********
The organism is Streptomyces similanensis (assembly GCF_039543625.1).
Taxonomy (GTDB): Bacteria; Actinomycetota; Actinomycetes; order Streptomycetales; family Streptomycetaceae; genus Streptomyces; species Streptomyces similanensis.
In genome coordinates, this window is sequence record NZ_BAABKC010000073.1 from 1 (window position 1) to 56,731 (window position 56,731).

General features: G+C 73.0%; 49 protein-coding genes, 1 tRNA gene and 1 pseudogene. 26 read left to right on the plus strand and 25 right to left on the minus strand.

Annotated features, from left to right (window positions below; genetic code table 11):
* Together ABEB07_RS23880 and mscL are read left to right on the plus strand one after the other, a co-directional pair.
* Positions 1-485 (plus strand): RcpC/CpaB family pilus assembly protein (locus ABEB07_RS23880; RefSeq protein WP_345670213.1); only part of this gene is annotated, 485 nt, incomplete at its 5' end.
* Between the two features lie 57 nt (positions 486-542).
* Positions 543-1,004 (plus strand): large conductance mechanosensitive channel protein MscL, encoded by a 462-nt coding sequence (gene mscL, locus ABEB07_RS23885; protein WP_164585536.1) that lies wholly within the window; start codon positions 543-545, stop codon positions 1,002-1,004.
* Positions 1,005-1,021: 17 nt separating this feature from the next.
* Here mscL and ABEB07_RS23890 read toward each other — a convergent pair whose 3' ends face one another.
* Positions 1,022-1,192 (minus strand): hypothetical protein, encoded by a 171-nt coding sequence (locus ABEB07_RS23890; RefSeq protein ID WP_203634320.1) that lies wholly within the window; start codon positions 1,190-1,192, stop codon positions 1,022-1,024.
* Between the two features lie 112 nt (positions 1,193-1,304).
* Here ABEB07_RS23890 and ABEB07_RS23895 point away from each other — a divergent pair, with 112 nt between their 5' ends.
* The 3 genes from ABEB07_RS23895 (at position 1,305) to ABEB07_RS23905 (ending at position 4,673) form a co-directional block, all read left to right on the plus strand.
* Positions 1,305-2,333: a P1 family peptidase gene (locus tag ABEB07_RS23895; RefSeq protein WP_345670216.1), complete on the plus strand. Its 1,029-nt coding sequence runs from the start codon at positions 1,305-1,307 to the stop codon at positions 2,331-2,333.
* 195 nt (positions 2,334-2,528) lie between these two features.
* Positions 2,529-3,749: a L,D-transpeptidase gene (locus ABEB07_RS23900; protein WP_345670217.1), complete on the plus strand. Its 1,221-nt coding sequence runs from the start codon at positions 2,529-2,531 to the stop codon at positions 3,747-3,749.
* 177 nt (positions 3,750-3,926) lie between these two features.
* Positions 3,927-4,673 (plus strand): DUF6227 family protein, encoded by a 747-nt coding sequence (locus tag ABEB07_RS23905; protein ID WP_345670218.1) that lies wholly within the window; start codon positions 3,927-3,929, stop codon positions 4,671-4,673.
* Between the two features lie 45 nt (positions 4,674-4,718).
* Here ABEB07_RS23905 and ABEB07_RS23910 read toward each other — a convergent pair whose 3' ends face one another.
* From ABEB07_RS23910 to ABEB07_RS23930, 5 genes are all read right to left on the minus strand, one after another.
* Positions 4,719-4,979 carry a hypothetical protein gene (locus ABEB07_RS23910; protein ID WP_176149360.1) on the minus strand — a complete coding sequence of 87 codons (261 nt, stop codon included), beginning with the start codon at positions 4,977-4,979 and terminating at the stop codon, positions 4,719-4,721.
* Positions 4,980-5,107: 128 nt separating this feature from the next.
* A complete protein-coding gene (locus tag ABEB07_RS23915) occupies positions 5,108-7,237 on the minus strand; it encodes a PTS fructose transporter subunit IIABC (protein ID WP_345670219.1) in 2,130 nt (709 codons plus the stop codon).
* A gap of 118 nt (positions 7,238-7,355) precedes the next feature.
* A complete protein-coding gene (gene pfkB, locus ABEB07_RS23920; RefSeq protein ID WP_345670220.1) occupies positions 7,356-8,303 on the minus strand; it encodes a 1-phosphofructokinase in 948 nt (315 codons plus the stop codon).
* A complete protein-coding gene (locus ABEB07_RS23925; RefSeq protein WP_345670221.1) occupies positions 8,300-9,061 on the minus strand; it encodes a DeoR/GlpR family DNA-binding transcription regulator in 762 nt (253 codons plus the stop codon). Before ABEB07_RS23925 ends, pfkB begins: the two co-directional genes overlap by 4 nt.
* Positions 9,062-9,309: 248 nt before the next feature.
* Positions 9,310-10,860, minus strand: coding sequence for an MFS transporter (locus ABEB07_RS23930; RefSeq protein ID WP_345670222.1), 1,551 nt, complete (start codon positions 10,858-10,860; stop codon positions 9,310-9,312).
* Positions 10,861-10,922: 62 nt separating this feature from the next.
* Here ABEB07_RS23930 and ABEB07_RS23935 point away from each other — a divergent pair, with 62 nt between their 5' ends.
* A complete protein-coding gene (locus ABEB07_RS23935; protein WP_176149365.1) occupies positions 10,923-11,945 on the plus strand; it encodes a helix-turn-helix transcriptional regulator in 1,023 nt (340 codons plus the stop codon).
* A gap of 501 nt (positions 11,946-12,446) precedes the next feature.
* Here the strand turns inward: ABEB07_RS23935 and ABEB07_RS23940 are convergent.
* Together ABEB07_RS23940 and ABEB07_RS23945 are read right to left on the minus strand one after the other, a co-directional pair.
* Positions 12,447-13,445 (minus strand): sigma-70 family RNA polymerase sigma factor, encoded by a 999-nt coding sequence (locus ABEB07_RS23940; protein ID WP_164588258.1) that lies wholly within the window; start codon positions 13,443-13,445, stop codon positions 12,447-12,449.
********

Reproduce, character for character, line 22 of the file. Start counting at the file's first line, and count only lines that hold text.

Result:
* Here ABEB07_RS23905 and ABEB07_RS23910 read toward each other — a convergent pair whose 3' ends face one another.